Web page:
How Does Nitrogen Flushing Help Preserve Coffee?

Fresh is a word that often gets used to describe coffee. People want to know if their cup of joe was freshly brewed, freshly ground, and freshly roasted.

One of the ultimate enemies of this freshness is oxygen. While we might need this gas to survive, it also tends to make food quality degrade. According to Joy Resolve, exposure to oxygen causes coffee's flavors to go stale. The wonderful flavors and aromas usually associated with coffee come from a wide variety of oils and chemical compounds that are collectively referred to as "solubles." CoffeeTec points out that the minute coffee is roasted, it's a race against the clock to keep these solubles intact. After roasting, coffee immediately starts putting out CO2 that is easily replaced by oxygen (via Café Altura).

When coffee's solubles are exposed to oxygen, they begin to break down. The longer your roasted coffee is exposed to air, the fewer solubles will be present in the final cup, and the blander your coffee will taste. High-end producers have learned to deal with this problem though, and crafted creative solutions to keep oxygen away from coffee.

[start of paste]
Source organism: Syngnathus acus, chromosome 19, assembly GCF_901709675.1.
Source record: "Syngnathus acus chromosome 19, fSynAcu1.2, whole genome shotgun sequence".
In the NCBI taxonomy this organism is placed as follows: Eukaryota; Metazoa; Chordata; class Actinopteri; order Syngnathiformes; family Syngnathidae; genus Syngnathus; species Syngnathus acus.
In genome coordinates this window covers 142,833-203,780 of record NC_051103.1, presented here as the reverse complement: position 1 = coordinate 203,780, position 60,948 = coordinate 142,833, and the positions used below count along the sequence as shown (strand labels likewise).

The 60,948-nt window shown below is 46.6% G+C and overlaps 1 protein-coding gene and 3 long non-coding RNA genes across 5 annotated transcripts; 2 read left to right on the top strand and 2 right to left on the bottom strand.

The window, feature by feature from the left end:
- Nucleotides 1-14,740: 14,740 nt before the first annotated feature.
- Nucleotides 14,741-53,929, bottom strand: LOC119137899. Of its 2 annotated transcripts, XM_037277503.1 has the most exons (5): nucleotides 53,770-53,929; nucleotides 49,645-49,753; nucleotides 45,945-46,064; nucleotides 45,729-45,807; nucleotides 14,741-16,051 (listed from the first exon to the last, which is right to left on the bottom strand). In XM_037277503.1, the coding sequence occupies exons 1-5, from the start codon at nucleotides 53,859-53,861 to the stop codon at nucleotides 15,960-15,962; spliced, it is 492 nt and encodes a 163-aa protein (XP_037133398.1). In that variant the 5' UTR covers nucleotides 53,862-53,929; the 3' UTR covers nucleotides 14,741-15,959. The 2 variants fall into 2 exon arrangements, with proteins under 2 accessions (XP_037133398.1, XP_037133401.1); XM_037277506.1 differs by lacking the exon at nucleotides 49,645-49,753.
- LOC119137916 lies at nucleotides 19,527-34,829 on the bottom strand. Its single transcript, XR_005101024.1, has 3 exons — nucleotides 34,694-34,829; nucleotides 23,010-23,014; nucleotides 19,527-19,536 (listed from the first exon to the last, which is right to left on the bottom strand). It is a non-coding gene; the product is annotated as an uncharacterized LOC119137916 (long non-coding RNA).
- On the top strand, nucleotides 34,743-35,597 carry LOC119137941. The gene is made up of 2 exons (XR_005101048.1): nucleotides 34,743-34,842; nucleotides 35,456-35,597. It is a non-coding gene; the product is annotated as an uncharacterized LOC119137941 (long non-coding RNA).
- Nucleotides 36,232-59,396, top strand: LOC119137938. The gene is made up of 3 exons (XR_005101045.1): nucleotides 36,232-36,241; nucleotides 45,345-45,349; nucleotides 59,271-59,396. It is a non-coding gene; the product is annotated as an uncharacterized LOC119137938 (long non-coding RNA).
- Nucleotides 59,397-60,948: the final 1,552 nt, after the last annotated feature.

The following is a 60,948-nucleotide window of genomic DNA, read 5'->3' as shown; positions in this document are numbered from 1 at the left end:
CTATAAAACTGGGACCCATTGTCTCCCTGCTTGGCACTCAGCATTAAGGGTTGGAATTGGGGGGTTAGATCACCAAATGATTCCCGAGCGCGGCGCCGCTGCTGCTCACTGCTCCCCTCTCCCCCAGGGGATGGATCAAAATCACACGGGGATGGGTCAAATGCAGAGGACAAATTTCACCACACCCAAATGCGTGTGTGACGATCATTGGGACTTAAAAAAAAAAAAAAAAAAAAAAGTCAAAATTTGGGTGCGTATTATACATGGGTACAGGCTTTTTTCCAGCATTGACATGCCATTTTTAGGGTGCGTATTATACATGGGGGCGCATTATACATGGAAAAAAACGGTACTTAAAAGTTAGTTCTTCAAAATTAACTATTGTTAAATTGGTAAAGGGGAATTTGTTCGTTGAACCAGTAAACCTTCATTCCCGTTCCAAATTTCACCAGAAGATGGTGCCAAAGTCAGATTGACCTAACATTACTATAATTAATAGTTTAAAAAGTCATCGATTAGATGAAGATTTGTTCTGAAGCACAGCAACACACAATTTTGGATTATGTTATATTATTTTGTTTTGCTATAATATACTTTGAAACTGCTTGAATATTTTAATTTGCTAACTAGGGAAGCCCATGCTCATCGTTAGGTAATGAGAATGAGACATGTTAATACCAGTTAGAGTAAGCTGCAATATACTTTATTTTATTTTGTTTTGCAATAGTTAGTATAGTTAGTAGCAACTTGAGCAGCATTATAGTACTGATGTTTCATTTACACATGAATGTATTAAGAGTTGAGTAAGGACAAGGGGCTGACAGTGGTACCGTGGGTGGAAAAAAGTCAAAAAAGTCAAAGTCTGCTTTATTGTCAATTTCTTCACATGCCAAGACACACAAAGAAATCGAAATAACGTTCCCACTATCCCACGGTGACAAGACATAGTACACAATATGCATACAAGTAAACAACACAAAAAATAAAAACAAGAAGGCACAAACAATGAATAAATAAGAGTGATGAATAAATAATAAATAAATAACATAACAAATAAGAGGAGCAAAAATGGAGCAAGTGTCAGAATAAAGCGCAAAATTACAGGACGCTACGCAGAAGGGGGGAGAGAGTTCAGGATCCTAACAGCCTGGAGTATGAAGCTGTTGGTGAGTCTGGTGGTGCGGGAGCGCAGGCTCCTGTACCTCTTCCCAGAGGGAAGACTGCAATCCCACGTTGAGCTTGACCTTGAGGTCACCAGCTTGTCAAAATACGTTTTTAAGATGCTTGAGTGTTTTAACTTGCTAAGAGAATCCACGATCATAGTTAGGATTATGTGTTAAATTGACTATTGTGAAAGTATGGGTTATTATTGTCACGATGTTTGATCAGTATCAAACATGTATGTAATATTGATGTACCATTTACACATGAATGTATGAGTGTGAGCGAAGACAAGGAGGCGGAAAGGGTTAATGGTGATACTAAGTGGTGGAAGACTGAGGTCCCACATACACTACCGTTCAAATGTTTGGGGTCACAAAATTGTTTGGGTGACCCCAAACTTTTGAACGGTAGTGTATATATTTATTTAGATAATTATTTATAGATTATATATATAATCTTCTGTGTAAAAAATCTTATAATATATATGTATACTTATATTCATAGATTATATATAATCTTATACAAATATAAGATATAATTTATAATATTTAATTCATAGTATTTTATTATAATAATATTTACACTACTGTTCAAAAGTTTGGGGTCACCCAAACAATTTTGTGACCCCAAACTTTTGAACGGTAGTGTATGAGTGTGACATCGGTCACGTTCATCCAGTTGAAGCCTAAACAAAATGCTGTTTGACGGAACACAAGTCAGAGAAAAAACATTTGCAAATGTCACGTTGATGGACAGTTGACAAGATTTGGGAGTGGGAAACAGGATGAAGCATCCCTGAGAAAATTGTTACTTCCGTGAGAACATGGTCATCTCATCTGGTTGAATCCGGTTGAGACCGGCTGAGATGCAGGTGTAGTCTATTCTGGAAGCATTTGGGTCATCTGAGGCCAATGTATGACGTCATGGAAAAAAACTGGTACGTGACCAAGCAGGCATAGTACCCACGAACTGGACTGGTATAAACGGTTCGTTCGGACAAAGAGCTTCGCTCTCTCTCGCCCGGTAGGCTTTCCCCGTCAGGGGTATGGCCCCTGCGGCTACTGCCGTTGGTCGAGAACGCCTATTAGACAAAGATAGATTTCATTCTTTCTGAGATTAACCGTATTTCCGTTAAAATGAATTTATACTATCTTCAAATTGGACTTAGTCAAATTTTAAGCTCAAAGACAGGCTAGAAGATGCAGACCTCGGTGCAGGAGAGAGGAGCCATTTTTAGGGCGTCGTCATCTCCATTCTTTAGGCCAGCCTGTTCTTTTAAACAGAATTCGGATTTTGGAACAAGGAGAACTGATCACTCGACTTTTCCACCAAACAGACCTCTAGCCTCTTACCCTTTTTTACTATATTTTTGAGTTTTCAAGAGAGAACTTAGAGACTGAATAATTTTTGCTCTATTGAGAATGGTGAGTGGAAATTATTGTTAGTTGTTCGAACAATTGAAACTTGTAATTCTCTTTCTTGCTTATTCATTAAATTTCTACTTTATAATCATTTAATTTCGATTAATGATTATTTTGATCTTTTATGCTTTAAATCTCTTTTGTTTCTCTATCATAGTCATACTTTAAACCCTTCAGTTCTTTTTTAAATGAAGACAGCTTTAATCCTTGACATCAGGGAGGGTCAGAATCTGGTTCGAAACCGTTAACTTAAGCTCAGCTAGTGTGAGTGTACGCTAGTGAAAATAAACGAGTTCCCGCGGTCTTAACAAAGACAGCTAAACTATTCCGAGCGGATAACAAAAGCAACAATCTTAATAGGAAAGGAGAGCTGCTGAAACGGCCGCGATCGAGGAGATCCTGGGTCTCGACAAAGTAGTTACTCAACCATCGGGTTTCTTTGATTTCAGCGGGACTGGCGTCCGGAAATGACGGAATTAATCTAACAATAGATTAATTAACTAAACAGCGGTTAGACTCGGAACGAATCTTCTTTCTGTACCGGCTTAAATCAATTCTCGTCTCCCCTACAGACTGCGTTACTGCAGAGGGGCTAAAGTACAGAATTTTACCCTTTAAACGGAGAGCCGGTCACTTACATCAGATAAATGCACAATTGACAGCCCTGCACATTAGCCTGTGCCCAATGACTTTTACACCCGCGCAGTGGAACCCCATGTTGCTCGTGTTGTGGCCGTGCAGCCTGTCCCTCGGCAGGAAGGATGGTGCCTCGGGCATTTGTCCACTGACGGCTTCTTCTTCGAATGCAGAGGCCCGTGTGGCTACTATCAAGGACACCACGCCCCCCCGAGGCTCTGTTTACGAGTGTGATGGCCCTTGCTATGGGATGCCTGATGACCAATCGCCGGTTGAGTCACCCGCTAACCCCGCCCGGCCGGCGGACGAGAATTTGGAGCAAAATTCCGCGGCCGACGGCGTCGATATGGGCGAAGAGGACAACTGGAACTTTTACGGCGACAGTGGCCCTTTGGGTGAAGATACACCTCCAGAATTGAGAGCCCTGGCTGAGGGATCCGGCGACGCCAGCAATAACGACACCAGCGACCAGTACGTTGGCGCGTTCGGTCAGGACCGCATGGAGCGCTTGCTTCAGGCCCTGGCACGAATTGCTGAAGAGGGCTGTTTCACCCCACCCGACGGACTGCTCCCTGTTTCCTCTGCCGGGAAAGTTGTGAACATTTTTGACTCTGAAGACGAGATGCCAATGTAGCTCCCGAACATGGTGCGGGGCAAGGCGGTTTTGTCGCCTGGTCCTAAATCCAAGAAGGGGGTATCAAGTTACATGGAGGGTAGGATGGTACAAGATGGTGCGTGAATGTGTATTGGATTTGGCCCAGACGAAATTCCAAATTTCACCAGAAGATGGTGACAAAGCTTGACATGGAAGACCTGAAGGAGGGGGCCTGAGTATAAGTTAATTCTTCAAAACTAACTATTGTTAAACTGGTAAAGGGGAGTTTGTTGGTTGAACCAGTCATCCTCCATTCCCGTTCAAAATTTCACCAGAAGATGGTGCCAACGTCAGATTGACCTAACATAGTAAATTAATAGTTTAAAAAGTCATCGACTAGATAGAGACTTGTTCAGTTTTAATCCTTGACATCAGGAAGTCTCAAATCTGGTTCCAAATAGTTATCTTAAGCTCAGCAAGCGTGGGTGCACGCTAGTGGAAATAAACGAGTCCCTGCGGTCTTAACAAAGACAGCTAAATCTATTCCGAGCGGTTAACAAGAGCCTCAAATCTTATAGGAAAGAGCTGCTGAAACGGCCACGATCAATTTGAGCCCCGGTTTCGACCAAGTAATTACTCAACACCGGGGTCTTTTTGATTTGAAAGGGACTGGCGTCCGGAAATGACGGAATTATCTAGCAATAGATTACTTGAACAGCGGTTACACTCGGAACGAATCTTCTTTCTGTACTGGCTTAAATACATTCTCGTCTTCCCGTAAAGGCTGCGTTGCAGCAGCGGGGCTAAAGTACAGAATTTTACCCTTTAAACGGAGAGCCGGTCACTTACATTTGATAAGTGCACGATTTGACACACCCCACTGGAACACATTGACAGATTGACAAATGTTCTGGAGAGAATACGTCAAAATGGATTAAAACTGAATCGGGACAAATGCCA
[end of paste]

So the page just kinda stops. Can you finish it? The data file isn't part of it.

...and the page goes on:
Nitrogen keeps oxygen away from coffee beans

Coffee retailers use a process known as "nitrogen flushing" to ensure that there is a safe distance between the roasted coffee and any oxygen molecules, according to CoffeeTec. This is done by pumping nitrogen into a vacuum-sealed bag while the coffee is being poured in. The bag is then sealed, and equipped with a one-way valve to let excess gas out, without letting any oxygen in. Nitrogen is used because it is a non-reactive, odorless, and tasteless gas that won't cause any of coffee's solubles to break down, or affect the flavor.

Perfect Daily Grind points out that this is the same process used to keep potato chips safe and fresh in transit. It's also the reason your chip bag is never fully filled. Roasters purchase nitrogen canisters to use during packaging to accomplish this feat of food preservation. CoffeeTec says that this allows roasted coffees to stay fresh for up to six months from their roast date as long as the bag remains sealed. Once opened though, the freshness clock is ticking, and after a little more than a week, the coffee bean's aromas and flavors will start to degrade.

So the next time you're enjoying a cup of coffee that tastes fresh, even though the beans may have been roasted a month earlier, you have nitrogen flushing to thank for it.